The pediatric Nephrology Department at Children’s Health℠ is the largest pediatric nephrology program in North Texas. It's also one of the biggest in the United States. Our nephrology department has also been ranked among the top pediatric hospitals by U.S. News & World Report for several years, and we provide comprehensive kidney care while working closely with your community physician.
We emphasize comprehensive care that addresses all aspects of your child's growth and well-being. A full team of experts from clinical nutrition, social work and nursing to pastoral care, child life, psychology and financial counseling are on hand to answer your questions.
Conditions We Treat
We offer a full spectrum of specialized services for children with congenital and acquired kidney-related conditions and disorders, including the following:
- Congenital kidney abnormalities: Birth defects related to kidneys include renal agenesis (born with a single kidney), renal dysplasia (one kidney doesn't function) or ectopic kidney (a kidney in the wrong position). Most kids with congenital kidney abnormalities lead normal, healthy lives.
- Chronic Kidney Disease (CKD): Chronic kidney disease is a condition that damages your child's kidneys or decreases their ability to filter blood properly. CKD doesn't disappear with treatment and often gets worse over time.
- Nephrotic syndrome: An accumulation of symptoms that signal kidney damage in children. Nephrotic syndrome includes symptoms such as albuminuria, edema, hypoalbuminemia and hyperlipidemia.
- Hematuria (blood in urine): Blood in your child's urine can be a sign of kidney problems such as an infection, inflammation, injury or something more serious.
- Proteinuria (excess protein in urine): Proteinuria is common in children. It is often the result of something harmless but may also signal an underlying renal disease.
- Hydronephrosis: Hydronephrosis is a swelling of the kidneys due to some other renal disease or disorder.
- Kidney stones: A kidney stone forms from substances in the urine and can be quite painful. Although most kidney stones pass on their own, larger ones may need medical treatment.
- Urinary Tract Infection (UTI): A UTI can happen when bacteria get into the kidneys or bladder. UTIs are more common in girls than in boys.
- Acid-base and Electrolyte Disorders: Kidney (renal) failure can cause imbalances in important body processes. Electrolytes help regulate neurological functions, among others. Acid-base imbalances can cause problems with pH balances in blood plasma.
- Vesicoureteral reflux: Vesicoureteral reflux is a condition in which urine can back up into the kidneys, leading to frequent UTIs. It is most often treated with antibiotics.
- Acute glomerulonephritis: A kind of kidney disease in which the part of your child's kidneys that helps filter waste and fluids is damaged. Acute glomerulonephritis can lead to kidney failure within a few weeks or months
Tests We Perform
Nephrology testing: Several common tests can detect problems with your child's kidneys or determine how well they are working. These include:
- Urinalysis: Can identify changes in protein and other substances in a child's urine
- Renal ultrasound: A noninvasive test that uses sound waves to make images of your child's kidneys, ureters and bladder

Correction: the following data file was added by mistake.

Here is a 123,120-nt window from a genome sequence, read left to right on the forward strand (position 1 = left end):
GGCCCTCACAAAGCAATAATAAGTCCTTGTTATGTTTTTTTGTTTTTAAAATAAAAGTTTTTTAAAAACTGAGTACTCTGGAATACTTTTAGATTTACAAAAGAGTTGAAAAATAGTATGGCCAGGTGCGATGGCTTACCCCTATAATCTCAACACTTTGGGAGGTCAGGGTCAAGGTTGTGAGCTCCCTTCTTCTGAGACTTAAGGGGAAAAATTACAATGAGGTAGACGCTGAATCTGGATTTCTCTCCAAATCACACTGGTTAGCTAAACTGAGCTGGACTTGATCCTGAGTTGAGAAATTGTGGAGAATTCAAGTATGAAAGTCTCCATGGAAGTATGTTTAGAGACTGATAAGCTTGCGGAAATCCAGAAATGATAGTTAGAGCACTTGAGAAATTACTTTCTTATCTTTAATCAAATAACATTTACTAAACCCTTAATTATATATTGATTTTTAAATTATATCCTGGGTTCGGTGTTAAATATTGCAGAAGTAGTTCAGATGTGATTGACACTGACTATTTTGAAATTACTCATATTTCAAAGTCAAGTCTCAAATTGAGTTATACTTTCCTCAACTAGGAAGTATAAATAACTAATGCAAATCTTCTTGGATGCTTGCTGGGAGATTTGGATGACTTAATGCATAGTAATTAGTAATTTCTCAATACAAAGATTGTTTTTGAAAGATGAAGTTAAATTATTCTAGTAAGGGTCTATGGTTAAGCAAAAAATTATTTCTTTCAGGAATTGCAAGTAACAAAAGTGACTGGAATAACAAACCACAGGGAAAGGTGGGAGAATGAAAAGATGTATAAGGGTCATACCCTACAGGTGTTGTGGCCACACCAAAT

- Imaging tests: A CT scan or MRI of the abdomen that can detect certain kidney disorders in kids
- Creatinine levels test: Determines the level of creatinine in your child’s blood
- Creatinine clearance test: Compares the level of creatinine in your child's urine to the level in his blood
- BUN (Blood Urea Nitrogen): When protein breaks down, urea nitrogen forms and a BUN test can measure the amount of urea nitrogen in your child's blood
Other tests for renal disorders in children include:
- Ambulatory Blood Pressure Monitoring (ABPM): Ambulatory blood pressure monitoring (ABPM) measures your child's blood pressure at regular intervals. Kids with chronic kidney disease (CKD) usually have high blood pressure, which ABPM can detect.
- Bone densitometry: Bone densitometry measures how much calcium and other types of minerals are in your child's bones. It can help detect chronic kidney disease (CKD) in kids.
- Genetic kidney testing: Genetic tests are blood or tissue tests that determine whether a child has a genetic kidney disorders.
- Glomerular Filtration Rate (GFR) Testing: Estimates how much blood passes through tiny filters (glomeruli) in the kidneys per minute. GFR testing can determine how well your child's kidneys are functioning.
- Kidney biopsy: A biopsy is a test in which a doctor takes a small piece of tissue from your child's kidney for later examination with a microscope. The procedure is usually done with a small needle.
Patients are seen at our Dallas and Plano Campuses. If your child will be having tests (Radiology, Ultrasound, VCUG, Nuclear Medicine), report to the Radiology Department at the Imaging Center (Children's Health Specialty Center Dallas) or Main Radiology Department on the 1st floor of Children's Medical Center.
If your child will not be having tests, or if he or she already has had tests, we are located on the 5th Floor of Children's Medical Center (main hospital), suite B5238.
Please feel free to contact the Nephrology department at 214-456-2980.
- Stephen Pottoore, DHA, RN, BSN, MBA, CNN, CCNT, LSSGB, FACHE - Administrative Director
- Anu Varghese, RN, BSN, CNN – Clinical Manager
- Amy Cooke, MBA – Practice Administrator
- Haridas Thankappan, RN, BSN, MBA, CNN - Quality and Compliance Specialist
- Jacob Thomas, CBNT - Chief Renal Technician